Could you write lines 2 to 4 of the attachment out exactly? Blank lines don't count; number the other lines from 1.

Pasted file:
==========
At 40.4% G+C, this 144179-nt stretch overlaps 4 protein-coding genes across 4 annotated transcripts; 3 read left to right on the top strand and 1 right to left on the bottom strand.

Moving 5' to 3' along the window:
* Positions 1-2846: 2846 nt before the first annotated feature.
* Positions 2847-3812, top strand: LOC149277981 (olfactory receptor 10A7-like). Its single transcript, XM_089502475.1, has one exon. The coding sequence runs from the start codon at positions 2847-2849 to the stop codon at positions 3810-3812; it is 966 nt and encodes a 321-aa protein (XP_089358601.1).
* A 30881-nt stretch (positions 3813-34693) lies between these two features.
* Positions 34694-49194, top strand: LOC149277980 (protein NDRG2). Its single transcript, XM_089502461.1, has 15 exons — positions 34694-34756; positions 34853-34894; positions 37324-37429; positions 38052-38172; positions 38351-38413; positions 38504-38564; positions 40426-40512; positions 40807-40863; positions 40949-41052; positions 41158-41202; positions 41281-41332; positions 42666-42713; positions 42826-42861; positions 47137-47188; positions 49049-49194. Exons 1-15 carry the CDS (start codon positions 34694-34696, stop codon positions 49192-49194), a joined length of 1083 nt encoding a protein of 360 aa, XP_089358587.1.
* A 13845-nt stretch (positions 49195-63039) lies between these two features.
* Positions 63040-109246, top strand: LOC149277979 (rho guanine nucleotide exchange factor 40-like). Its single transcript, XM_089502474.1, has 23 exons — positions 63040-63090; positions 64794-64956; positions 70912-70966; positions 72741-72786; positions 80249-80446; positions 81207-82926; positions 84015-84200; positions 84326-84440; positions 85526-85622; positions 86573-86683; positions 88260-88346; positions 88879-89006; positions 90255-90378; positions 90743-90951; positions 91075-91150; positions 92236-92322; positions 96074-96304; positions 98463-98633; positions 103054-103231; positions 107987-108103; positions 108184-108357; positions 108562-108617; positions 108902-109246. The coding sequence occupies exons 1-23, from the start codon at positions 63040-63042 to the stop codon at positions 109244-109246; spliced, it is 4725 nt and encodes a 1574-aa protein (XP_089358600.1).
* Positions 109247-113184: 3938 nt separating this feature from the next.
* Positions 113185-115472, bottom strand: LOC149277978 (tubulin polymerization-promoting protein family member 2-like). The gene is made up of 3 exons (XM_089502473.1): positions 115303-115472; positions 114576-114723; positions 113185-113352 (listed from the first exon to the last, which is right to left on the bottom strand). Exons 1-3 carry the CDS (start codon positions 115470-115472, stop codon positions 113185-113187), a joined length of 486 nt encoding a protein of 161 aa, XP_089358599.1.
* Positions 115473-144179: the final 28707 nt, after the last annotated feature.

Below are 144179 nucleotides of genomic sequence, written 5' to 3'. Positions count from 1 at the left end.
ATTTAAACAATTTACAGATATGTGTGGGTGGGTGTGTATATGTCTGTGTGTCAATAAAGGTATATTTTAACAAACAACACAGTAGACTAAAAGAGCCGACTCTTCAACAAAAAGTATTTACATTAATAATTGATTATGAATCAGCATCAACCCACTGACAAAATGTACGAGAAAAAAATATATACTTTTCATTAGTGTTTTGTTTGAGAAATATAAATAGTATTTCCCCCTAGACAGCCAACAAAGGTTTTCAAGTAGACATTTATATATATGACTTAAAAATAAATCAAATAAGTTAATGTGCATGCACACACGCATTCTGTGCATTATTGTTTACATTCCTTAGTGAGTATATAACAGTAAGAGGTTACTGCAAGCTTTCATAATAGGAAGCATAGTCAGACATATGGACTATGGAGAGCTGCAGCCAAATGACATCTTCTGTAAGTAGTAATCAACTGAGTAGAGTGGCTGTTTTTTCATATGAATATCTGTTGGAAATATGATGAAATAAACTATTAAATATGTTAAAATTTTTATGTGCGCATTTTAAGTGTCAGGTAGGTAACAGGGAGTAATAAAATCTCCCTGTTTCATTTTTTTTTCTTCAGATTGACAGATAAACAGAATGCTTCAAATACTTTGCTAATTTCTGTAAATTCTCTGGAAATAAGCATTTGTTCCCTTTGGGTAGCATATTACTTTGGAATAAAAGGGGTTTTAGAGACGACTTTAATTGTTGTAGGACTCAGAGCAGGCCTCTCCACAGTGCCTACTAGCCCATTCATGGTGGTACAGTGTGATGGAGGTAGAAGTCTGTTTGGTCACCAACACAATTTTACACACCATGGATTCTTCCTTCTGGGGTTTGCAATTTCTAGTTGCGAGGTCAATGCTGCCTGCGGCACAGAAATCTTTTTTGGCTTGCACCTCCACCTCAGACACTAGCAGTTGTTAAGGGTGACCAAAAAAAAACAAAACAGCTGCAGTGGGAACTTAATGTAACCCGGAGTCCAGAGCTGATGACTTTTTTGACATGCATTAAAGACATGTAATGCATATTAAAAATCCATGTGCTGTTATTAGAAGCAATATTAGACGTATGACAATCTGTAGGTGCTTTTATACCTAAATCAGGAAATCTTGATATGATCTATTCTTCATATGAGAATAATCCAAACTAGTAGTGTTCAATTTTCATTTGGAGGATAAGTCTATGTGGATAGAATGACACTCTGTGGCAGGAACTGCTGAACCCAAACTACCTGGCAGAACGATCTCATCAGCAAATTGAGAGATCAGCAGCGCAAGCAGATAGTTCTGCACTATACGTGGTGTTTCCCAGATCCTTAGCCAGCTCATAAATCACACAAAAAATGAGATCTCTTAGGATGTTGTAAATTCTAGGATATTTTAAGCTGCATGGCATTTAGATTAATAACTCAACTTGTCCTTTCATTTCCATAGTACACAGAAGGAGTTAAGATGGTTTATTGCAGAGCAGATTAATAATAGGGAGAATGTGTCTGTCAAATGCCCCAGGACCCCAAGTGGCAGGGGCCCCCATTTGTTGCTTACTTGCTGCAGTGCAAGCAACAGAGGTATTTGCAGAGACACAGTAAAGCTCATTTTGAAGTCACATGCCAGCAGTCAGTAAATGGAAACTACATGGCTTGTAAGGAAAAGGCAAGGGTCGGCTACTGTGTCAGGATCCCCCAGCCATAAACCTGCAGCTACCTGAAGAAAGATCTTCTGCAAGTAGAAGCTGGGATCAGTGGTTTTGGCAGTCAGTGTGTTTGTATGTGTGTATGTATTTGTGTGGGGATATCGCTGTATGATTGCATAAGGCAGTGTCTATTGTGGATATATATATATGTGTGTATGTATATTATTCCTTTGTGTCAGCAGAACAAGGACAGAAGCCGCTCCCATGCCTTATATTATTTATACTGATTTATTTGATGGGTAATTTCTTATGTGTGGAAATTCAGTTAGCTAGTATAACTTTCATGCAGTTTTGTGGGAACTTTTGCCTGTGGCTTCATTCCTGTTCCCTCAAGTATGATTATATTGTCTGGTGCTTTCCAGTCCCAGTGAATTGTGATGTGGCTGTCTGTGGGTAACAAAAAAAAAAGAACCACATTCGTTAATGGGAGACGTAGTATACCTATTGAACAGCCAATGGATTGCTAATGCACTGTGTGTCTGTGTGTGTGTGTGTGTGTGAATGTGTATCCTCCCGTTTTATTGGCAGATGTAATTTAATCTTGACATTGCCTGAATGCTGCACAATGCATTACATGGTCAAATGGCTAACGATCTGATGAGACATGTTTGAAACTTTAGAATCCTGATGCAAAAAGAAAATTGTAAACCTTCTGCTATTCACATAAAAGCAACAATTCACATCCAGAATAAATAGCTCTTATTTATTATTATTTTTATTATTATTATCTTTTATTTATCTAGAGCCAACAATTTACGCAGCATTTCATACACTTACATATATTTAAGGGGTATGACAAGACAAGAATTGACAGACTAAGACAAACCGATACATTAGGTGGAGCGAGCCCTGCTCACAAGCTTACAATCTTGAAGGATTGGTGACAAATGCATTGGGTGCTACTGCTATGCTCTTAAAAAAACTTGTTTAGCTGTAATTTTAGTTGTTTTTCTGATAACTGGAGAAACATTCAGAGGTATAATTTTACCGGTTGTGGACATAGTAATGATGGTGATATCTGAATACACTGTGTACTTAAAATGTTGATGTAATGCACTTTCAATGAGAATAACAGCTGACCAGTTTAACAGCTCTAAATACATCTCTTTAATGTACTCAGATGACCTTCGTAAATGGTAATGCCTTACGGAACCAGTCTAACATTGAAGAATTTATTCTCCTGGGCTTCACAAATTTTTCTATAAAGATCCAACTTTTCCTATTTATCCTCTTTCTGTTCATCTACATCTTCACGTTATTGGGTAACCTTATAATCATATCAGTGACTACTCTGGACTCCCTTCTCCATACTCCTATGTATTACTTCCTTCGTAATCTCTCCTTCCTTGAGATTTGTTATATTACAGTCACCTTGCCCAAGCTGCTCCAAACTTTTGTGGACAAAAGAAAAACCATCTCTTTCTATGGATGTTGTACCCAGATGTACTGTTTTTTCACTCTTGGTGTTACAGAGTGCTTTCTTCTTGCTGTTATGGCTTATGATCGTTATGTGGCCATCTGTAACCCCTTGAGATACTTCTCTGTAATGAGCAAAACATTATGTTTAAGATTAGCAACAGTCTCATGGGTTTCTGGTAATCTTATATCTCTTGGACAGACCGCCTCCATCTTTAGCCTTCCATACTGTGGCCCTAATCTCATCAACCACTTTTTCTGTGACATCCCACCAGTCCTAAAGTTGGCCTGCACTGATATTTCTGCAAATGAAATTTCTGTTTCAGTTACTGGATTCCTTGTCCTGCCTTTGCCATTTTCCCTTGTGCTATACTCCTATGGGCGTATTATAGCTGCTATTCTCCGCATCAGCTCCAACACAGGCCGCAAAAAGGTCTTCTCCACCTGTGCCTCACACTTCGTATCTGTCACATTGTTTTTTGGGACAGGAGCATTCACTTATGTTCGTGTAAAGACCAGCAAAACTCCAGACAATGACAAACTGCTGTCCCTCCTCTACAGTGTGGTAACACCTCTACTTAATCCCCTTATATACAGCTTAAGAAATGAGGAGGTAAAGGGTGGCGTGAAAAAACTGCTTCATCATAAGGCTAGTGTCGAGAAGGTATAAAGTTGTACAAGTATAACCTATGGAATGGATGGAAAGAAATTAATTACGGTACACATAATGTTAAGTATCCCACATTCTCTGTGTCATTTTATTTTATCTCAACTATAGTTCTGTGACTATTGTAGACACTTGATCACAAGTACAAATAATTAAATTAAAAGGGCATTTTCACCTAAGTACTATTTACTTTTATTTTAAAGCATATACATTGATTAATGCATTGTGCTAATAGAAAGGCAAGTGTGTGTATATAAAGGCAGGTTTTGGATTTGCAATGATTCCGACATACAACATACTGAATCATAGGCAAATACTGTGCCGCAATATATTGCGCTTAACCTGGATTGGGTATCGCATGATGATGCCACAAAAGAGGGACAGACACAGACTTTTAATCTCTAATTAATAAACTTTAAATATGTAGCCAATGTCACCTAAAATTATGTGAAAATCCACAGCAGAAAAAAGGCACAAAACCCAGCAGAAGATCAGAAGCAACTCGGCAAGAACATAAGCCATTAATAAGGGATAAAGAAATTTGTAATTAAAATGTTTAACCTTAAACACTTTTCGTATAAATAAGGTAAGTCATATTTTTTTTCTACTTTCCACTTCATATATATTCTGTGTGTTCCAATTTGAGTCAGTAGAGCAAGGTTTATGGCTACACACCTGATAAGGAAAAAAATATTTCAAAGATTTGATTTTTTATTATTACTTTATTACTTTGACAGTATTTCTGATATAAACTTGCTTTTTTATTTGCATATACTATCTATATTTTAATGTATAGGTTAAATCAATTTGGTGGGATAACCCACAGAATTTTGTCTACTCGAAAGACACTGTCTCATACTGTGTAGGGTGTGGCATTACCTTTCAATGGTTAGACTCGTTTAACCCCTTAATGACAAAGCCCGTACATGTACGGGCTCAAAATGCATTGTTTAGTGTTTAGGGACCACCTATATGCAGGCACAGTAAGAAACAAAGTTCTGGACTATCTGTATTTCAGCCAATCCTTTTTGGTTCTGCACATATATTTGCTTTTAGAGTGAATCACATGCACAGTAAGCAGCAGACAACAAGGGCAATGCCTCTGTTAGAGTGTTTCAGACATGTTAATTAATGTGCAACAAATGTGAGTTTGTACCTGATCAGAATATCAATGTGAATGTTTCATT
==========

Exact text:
Moving 5' to 3' along the window:
* Positions 1-2846: 2846 nt before the first annotated feature.
* Positions 2847-3812, top strand: LOC149277981 (olfactory receptor 10A7-like). Its single transcript, XM_089502475.1, has one exon. The coding sequence runs from the start codon at positions 2847-2849 to the stop codon at positions 3810-3812; it is 966 nt and encodes a 321-aa protein (XP_089358601.1).